It is always worth remembering that the world is precariously balanced and that we might not always be as ‘all right’ as we think we are.

I believe that our cry today should simply be:

‘Thank you, God!’

Thank you for all the good gifts around us and for all the things you give us to make our lives happy and healthy.

Never take Harvest for granted and hold in prayer all those for whom harvest is a hope rather than a reality. All those who are facing a bleak future with a failed harvest or a poor one and ask God how we can support those in need as they so often produce the things we need and rely upon.

Sunday 27th September 2020 A reflection for Trinity XVI by the Rev'd David Warnes

Submitted by Dean on Sat, 26/09/2020 - 12:34

Good Shepherd Trinity 16 Proper 21 27 September 2020

In this time of pandemic, we are hearing a lot of expert advice from scientists, and you may be feeling, as I am, a bit frustrated that they all sound very confident in their views, but they aren’t all advising the same course of action. Pondering their confidence reminded me of a true story concerning a very distinguished professor of Physics at an American university who agreed to be an expert witness in a trial. During cross-examination, counsel for the defence asked him “What qualifies you to be an expert witness in this matter?” The Professor, who had the reputation of being a modest and retiring sort of person, replied “I am the greatest living authority on this particular branch of science.”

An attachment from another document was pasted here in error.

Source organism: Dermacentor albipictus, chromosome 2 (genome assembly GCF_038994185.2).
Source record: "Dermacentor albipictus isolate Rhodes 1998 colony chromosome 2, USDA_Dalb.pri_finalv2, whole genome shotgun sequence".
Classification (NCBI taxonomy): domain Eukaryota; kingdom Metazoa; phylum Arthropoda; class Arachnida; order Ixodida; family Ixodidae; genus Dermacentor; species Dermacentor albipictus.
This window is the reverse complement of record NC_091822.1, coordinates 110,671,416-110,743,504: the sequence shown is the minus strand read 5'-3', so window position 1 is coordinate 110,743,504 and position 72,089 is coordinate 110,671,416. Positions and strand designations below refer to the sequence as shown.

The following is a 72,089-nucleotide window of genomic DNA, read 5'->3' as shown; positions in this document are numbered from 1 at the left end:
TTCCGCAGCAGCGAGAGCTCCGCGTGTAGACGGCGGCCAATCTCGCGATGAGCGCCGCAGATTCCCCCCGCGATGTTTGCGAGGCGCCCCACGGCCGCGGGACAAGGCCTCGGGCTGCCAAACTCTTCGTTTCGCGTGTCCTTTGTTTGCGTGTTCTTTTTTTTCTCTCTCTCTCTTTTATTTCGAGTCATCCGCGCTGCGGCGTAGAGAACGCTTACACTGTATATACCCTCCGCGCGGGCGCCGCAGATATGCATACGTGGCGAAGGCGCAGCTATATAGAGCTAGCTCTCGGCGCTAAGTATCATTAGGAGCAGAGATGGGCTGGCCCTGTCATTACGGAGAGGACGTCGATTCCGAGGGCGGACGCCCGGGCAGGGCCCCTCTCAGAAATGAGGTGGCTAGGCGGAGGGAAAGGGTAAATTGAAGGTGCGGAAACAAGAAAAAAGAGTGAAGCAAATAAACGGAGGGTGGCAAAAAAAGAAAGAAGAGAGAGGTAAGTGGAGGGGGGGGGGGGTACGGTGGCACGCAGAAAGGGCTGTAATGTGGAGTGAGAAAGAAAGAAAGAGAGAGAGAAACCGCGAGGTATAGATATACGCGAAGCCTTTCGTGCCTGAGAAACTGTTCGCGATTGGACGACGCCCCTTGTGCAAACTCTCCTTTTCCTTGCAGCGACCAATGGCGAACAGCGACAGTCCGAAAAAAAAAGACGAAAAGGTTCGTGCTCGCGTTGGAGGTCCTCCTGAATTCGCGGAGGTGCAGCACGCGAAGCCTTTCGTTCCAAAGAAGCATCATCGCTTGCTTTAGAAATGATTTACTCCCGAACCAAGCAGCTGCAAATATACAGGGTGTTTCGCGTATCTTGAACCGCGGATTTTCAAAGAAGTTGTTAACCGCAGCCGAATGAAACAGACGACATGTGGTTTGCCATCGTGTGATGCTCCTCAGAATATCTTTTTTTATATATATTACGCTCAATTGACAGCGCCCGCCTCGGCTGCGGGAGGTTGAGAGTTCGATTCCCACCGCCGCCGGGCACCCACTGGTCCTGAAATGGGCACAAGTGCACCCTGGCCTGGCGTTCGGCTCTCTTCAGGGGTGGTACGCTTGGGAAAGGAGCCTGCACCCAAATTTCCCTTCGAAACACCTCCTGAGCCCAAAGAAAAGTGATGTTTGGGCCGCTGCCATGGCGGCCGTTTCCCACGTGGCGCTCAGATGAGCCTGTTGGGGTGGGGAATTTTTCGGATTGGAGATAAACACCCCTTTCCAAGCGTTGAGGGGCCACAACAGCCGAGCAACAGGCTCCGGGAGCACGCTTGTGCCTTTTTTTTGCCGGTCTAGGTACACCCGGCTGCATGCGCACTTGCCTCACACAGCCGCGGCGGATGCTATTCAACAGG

Later a friend of the Professor’s expressed surprise at this answer, which seemed to him uncharacteristically boastful. The professor answered, "What did you expect me to say? I was under oath."

It’s a story about humility, and it reminds us that true humility isn’t about doing yourself down or understating your abilities. To have said “Well I know quite a bit about it” or “I’ve written a book on the subject” would have been the kind of self-deprecating understatement that most of us sometimes indulge in because we want to seem humble. The wish to be thought of as a humble person is, of course, a form of self-centeredness. And self-centeredness and humility are opposites. As C.S. Lewis put it:

“True humility is not thinking less of yourself; it is thinking of yourself less.”

That’s a clue to the idea that St Paul was expressing in today’s beautiful passage from Philippians when he wrote of Jesus that:

These verses from Philippians are a reminder that we believe in Incarnation, in a down-to-earth, Incarnate God, a God one of whose qualities is humility. And humility is derived from the Latin word for earth or soil, so humility is all about being down-to-earth.

“...being found in human form, he humbled himself and became obedient to the point of death — even death on a cross.”

Today’s Epistle gives us a glimpse into the beliefs of the very first Christians, those who knew Jesus during his earthly life, those who encountered the Risen Christ and those who heard the Apostles’ preaching. Philippians was written, at the very latest, only thirty years after the Crucifixion, but in verses 5-11 of today’s reading Paul is quoting from an even earlier Christian source – either a hymn or a poem used for teaching purposes. And we discover that the first Christians had quickly developed a rich and deep appreciation of who Jesus was, and of what he accomplished. They believed that, in Jesus, the love of God was revealed and that he

“...emptied himself, taking the form of a slave, being born in human likeness.”

In other words, they already had a clear belief in the Incarnation.

That’s interesting and important but it isn’t Paul’s main message to the church at Philippi. The self-emptying, the self-giving love of the down- to-earth God is offered by Paul as a pattern for Christian living.

“Let the same mind be in you that was in Christ Jesus.”